The Corner

How Traditions Can Live


The world over, people this year are celebrating the 400th anniversary of the publication of the King James Version of the Bible. The KJV is indeed a landmark in religious and literary history, one of the great achievements of the Reformation and of civilization generally: To this day, much of the Bible presents itself to my own memory in the KJV rendition, even in some verses on which later translations happen to be more accurate and/or felicitous. (In general, the KJV is a remarkably accurate rendition; and its literary merit is of course known to all educated people.) So I have often been curious why some of the more conservative Anglican churches, which use the KJV for their Mass readings, use another translation for the Psalms. In his most recent church bulletin, Rev. Andrew Mead, rector of St. Thomas Episcopal Church on Fifth Avenue in New York, tells the fascinating story:

The Psalms and biblical Canticles such as the Magnificat and Nunc Dimittis in the Church of England’s Book of Common Prayer and in the American Prayer Book of 1928 (with some minor Psalm revisions) are from [the 1535 translation of Bishop Myles] Coverdale. That is why when our choir sings Psalm 23 we hear, “The Lord is my shepherd, therefore can I lack nothing” (1535 Coverdale) rather than “The Lord is my shepherd; I shall not want” (1611 KJV).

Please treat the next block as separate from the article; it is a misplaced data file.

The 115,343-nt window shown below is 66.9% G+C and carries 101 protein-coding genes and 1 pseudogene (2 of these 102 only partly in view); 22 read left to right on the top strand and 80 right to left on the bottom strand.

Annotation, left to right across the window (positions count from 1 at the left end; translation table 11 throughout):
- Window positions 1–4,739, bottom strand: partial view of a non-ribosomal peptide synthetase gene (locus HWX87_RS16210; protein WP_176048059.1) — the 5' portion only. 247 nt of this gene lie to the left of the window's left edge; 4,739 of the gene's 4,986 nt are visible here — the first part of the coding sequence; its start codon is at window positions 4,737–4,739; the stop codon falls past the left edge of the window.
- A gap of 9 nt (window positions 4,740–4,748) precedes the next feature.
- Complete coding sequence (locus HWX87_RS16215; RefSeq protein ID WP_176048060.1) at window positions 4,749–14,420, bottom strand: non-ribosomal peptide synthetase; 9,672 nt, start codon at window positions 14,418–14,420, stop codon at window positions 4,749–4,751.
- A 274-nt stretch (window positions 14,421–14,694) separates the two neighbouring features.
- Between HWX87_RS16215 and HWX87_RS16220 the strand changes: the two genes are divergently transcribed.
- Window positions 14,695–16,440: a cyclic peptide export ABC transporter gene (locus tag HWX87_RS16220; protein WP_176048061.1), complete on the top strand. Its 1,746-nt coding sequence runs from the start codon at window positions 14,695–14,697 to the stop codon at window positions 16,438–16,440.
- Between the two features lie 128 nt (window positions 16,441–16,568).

The Coverdale Psalms yield themselves to chanting more easily than do the KJV’s Psalm translations, and we may well ask why. I put this question to the Very Rev’d Robert Willis, Dean of Canterbury Cathedral. Dean Willis, a hymn-writer and connoisseur of Church Music who knows the Psalter to the marrow of his bones, says that Bishop Coverdale, in 1535, was much closer to the Benedictine chanting of the Psalms of the Latin Vulgate,[4] than were the KJV translators 75 years later in 1611, by which time the memory of the old ways of the Medieval Church had died out. Coverdale could still, as it were, hear the old chants as he translated; and his Psalms are far more rhythmic and suggestive of chanting than are those of the KJV.

So when you sing out those Coverdale Psalms, or hear them sung by a church choir, be grateful not just for the Reformation, which did so much to bring Scripture to the people in their own language, but to the Benedictines and other monks, whose sweet voices did so much to keep Christianity (and civilization) alive in the Middle Ages. Everyone who is a Christian today stands on some great shoulders; that’s one important meaning of the word tradition


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